• The FAI Steering Group will monitor the pilot programme for the four invited SSE Airtricity League clubs, to be launched on June 8th, and will use all information gathered in the preparation of a protocol document for a return for all adult amateur and underage football.
  • The cessation of all football activities under the jurisdiction of the FAI is extended to July 20th for all affiliates, with the exception of SSE Airtricity League clubs and UEFA Women’s Champions League representatives, Peamount United.
  • A decision on Peamount United’s return to training will be made once dates are known for the UEFA Women’s Champions League.
  • Under Phase Four of the Government’s Roadmap For Reopening Society and Business, all adult amateur and underage clubs can begin their return to training programmes from July 20, subject to FAI protocols to be agreed with Government agencies.
  • Under Phase Five of the Government’s Roadmap For Reopening Society and Business, all adult amateur and underage clubs can return to full collective training from August 10.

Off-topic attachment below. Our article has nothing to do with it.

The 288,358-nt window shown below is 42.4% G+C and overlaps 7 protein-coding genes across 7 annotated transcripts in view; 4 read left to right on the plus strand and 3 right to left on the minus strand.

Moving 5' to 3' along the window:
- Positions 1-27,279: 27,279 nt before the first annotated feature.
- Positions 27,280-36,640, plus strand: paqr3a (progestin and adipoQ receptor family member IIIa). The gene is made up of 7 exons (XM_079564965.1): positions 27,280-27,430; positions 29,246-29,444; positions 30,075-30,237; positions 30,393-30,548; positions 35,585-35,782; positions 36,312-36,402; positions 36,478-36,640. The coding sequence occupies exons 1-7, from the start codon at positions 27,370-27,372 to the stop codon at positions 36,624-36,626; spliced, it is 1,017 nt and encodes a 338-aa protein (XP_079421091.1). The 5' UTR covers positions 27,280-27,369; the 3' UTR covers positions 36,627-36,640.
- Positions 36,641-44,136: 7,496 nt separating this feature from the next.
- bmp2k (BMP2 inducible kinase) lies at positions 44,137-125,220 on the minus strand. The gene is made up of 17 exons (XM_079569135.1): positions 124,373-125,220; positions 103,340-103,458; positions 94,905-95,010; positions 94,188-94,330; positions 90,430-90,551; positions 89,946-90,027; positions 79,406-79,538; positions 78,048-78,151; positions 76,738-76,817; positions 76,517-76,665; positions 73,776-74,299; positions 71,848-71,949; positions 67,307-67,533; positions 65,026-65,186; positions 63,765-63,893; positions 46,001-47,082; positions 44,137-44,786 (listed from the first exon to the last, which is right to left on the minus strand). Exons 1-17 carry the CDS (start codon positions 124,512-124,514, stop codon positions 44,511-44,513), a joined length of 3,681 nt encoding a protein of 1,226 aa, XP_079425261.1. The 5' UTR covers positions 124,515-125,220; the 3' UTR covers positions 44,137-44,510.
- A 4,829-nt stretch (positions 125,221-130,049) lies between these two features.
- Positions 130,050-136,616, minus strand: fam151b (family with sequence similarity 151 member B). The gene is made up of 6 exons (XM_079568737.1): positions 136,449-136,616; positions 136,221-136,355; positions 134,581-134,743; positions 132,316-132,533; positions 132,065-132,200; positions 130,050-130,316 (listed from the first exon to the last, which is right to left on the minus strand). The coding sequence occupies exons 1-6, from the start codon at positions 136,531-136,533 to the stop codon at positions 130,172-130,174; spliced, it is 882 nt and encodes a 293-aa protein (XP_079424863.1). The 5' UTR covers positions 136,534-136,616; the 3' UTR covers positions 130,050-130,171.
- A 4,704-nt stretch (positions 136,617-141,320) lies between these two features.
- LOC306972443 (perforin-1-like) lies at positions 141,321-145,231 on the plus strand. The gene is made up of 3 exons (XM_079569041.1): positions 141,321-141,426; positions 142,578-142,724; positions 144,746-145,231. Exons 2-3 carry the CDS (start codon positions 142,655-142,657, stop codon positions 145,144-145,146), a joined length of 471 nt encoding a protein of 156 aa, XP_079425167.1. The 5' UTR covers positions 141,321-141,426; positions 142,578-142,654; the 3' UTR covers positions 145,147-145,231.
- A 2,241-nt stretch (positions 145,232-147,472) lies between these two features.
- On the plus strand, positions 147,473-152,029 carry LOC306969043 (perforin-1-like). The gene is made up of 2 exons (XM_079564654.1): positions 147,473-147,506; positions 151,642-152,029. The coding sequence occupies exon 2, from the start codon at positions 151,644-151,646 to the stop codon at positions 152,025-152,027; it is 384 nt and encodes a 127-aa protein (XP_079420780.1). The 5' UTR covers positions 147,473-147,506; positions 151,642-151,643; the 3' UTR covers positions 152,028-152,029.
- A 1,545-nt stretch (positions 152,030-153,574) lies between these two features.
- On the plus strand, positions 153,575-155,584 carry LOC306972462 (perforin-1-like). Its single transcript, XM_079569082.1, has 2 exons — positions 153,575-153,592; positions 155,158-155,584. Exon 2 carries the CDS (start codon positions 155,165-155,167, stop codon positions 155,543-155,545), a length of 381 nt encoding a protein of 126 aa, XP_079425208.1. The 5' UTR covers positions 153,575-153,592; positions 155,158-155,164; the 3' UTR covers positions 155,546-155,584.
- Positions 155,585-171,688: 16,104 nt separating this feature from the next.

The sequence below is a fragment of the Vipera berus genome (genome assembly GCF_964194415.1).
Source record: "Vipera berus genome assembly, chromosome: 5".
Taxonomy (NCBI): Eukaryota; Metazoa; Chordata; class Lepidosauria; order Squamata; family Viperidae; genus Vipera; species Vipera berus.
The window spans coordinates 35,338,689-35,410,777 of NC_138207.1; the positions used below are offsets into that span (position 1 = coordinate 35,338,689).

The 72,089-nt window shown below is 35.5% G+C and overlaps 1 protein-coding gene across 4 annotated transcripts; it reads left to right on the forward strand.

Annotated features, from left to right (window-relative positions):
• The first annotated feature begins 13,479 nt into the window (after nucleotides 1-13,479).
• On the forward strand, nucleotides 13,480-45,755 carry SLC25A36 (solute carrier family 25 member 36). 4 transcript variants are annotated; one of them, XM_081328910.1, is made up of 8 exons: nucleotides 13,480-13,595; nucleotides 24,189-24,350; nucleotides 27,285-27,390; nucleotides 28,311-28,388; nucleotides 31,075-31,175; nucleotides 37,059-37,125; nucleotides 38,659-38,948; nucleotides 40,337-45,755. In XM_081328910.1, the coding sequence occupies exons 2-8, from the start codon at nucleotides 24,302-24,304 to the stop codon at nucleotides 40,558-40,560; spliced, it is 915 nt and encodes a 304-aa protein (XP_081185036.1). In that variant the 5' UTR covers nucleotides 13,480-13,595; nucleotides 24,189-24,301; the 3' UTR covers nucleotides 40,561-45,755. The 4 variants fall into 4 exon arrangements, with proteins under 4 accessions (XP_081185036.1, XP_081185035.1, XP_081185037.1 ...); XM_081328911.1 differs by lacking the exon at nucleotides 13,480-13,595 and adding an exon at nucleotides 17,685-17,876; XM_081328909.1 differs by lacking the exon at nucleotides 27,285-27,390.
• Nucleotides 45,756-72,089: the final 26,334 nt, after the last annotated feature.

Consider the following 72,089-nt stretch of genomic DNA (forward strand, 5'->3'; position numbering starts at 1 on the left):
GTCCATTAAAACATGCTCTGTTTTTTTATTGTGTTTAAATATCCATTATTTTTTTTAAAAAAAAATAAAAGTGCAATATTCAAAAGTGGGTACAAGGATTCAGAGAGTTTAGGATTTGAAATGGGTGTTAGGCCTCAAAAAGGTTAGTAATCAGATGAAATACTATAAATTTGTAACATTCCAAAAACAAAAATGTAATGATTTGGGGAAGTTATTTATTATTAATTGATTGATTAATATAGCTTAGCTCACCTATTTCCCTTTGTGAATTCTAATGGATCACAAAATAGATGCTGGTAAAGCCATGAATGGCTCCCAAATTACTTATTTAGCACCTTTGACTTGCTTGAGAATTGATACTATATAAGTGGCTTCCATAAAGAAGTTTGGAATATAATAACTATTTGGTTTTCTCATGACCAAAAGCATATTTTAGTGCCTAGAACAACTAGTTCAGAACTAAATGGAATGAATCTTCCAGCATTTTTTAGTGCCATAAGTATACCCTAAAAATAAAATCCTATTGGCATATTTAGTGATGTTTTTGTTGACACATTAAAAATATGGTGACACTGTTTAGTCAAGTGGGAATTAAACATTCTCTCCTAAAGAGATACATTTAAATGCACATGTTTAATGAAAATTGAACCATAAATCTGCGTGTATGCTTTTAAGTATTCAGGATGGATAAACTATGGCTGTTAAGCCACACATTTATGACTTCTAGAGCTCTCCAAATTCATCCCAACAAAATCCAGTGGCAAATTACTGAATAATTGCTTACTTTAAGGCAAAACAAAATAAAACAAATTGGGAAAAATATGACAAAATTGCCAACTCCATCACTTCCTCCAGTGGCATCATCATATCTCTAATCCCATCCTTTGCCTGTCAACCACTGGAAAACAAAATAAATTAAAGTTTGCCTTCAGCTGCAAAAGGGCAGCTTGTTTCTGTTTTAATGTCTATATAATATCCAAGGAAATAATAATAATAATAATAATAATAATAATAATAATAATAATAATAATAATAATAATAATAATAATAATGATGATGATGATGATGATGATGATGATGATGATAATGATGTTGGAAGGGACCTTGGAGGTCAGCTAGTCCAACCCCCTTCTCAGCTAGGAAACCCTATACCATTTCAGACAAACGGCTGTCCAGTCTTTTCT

• All adult amateur and underage clubs can return to playing from August 28.
  • A pilot tournament for the Women’s National League, including Peamount United, will be launched once dates are known for the UEFA Women’s Champions League.
  • A pilot programme for adult amateur and underage football will be launched on August 14 and run until August 28.
  • Regional, provincial and national competitions in season 2019/20 can return from August 28 with FAI approval.
  • Winter Leagues wishing to complete their 2019/20 season will be given the option of applying to the FAI, via their affiliates, for an extension to their season until October 11.
  • Applications from Winter Leagues looking to complete the 2019/20 season must be made to the FAI by June 15 with details to be forwarded to affiliates from the Steering Group by May 22.
  • Winter Leagues not wishing to complete their 2019/20 season can start their new 2020/21 season on October 16.
  • 2020 Summer Leagues can return on August 28 and will be provided with support to create a shortened schedule to run up to December 13.
  • All decisions around a return to collective training and playing for all adult amateur and underage football, will be based on the health and safety of all players, coaches, match officials, administrators and club volunteers.
  • All decisions will be subject to change on the advice of Government agencies, UEFA and the FAI Medical Team, led by Medical Director Dr Alan Byrne.